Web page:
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Hurricane HARVEY


Hurricane Harvey Discussion Number  23
NWS National Hurricane Center Miami FL       AL092017
1000 PM CDT Fri Aug 25 2017

Harvey has continued to slowly strengthen since the last advisory.
Air Force Reserve Hurricane Hunter aircraft data earlier indicated
700-mb flight-level winds near 130 kt, and there have been multiple
estimates from the Stepped Frequency Microwave Radiometer of winds
of 110-115 kt.  In addition, there have been winds of 135-150 kt
observed at 2500-3000 ft in the north eyewall by the Corpus Christi
WSR-88D.  Based on these, Harvey is making landfall at this time as
a category 4 hurricane with winds near 115 kt.

The initial motion is 325/6, a little slower than before.  The eye
of Harvey should continue this general motion for the next several
hours, which would bring it inland over southeastern Texas.  After
12 h or so, the hurricane should become embedded in an area of weak
steering currents and become nearly stationary.  The track guidance
is in good agreement that Harvey will move slowly through at least
72 h, and the new forecast track shows a slow cyclonic loop during
that time.  After 72 h, an equally slow motion toward the north or
northeast appears likely.  It is unclear at this time whether the
center of Harvey will emerge over the Gulf of Mexico, as the
guidance is in poor agreement on that.  It is clear, though, that
Harvey will remain over southeastern Texas or the adjacent waters
through the forecast period, thus producing a major rainfall and
flooding threat.

Gradual weakening is now anticipated as Harvey moves farther
inland.  However, a large amount of the circulation should remain
over the Gulf of Mexico, and the weakening is likely to be slower
than normal.  The new intensity forecast is slightly changed from
the previous forecast, but it still calls for Harvey to remain a
hurricane through 24 h and remain a tropical storm through the
forecast period.  The forecast is based on the premise that the
center will remain over land, and the intensities could be higher if
the center emerges over the Gulf of Mexico.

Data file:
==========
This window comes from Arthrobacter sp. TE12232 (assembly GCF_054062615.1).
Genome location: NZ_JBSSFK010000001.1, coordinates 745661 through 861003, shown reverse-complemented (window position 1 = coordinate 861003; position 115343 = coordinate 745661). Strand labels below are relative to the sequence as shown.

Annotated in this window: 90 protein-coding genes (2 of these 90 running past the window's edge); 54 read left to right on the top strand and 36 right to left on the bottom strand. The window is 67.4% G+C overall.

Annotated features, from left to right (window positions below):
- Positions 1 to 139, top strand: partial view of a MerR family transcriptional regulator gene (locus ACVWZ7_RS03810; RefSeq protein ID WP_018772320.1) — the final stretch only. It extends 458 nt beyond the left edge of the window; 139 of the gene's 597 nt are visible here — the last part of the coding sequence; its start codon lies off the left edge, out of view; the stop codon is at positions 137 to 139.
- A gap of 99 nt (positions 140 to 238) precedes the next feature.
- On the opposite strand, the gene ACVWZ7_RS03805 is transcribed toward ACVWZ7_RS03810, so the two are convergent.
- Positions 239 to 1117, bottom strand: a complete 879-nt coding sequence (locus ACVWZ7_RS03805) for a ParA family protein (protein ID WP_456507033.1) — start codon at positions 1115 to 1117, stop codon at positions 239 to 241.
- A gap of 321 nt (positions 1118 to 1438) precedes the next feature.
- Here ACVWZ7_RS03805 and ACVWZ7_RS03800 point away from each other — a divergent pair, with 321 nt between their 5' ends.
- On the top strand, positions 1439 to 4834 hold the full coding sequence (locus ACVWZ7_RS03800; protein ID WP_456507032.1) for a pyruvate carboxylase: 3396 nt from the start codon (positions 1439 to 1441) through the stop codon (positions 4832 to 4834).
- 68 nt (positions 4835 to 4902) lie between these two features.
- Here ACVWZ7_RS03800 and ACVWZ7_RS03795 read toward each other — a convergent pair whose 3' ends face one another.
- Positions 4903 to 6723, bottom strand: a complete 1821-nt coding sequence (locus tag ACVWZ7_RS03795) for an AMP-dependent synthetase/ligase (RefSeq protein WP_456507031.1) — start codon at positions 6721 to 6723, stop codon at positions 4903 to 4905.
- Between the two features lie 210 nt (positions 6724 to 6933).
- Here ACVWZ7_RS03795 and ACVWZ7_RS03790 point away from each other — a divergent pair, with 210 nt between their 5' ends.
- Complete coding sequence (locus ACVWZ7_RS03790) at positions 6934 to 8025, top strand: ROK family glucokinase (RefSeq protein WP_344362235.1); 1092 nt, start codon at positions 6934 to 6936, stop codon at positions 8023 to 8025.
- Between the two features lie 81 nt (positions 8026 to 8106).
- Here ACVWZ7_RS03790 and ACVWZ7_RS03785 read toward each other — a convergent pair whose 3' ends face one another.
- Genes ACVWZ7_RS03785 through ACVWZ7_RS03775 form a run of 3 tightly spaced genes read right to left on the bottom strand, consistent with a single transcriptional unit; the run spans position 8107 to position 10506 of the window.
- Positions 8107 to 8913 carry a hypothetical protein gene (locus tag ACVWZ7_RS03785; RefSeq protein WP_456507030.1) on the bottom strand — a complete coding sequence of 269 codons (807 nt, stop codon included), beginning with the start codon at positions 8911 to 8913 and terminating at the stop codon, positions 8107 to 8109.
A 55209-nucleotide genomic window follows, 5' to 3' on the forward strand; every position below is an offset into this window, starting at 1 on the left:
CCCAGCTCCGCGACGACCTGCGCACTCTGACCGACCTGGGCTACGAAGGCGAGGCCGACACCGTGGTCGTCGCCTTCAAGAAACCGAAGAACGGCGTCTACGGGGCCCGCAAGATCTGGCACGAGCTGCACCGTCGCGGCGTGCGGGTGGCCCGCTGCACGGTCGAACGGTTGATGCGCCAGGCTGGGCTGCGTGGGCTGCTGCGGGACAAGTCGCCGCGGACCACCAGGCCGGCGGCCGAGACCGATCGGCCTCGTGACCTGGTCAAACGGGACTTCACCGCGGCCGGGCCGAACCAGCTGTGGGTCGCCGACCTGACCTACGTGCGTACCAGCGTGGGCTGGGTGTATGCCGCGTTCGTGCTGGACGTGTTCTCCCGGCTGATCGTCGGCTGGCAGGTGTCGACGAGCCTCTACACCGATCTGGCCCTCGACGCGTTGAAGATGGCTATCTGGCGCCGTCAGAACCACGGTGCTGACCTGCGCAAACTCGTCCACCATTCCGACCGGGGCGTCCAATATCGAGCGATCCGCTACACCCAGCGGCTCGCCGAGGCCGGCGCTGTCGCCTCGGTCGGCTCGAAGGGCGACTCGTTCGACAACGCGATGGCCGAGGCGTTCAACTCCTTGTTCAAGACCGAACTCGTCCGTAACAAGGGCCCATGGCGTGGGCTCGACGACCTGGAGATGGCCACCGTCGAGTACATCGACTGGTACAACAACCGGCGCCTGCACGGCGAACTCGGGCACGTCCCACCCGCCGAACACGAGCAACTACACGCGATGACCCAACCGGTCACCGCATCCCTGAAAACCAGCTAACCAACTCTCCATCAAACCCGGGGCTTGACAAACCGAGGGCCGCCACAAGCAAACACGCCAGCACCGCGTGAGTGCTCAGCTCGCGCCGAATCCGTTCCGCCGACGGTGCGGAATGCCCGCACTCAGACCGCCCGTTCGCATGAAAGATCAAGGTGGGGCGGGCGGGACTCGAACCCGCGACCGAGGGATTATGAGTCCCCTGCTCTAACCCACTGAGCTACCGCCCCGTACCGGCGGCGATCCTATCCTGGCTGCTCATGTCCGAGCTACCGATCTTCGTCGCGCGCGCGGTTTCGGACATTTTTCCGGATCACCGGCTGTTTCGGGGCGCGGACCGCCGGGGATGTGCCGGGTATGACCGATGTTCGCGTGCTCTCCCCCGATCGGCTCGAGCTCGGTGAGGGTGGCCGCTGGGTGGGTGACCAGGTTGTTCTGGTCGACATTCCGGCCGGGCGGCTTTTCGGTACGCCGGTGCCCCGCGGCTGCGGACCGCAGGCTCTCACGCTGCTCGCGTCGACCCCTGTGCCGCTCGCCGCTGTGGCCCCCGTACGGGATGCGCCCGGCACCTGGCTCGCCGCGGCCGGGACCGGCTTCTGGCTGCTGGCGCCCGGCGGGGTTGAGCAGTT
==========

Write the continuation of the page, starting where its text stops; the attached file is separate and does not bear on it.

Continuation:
Key Messages:

1. Harvey is making landfall at this time, bringing life-threatening
storm surge, rainfall, and wind hazards to portions of the Texas
coast. Hurricane conditions have been reported in the landfall

2. A Storm Surge Warning is in effect for much of the Texas coast.
Life-threatening storm surge flooding could reach heights of 9 to
13 feet above ground level at the coast between Port Aransas and
Port O'Connor.  For a depiction of areas at risk, see the Storm
Surge Watch/Warning Graphic at Due to the slow
motion of Harvey and a prolonged period of onshore flow, water
levels will remain elevated for several days.

3. Catastrophic and life-threatening flooding is expected across the
middle and upper Texas coast from heavy rainfall of 15 to 30 inches,
with isolated amounts as high as 40 inches, through Wednesday.
Please refer to products from your local National Weather Service
office and the NOAA Weather Prediction Center for more information
on the flooding hazard.


INIT  26/0300Z 28.0N  97.0W  115 KT 130 MPH...ON COAST
 12H  26/1200Z 28.6N  97.3W   95 KT 110 MPH...INLAND
 24H  27/0000Z 29.0N  97.7W   65 KT  75 MPH...INLAND
 36H  27/1200Z 29.0N  97.9W   50 KT  60 MPH...INLAND
 48H  28/0000Z 28.7N  97.8W   45 KT  50 MPH...INLAND
 72H  29/0000Z 28.0N  97.5W   40 KT  45 MPH...INLAND
 96H  30/0000Z 28.5N  96.5W   40 KT  45 MPH...INLAND
120H  31/0000Z 29.5N  96.0W   35 KT  40 MPH...INLAND

Forecaster Beven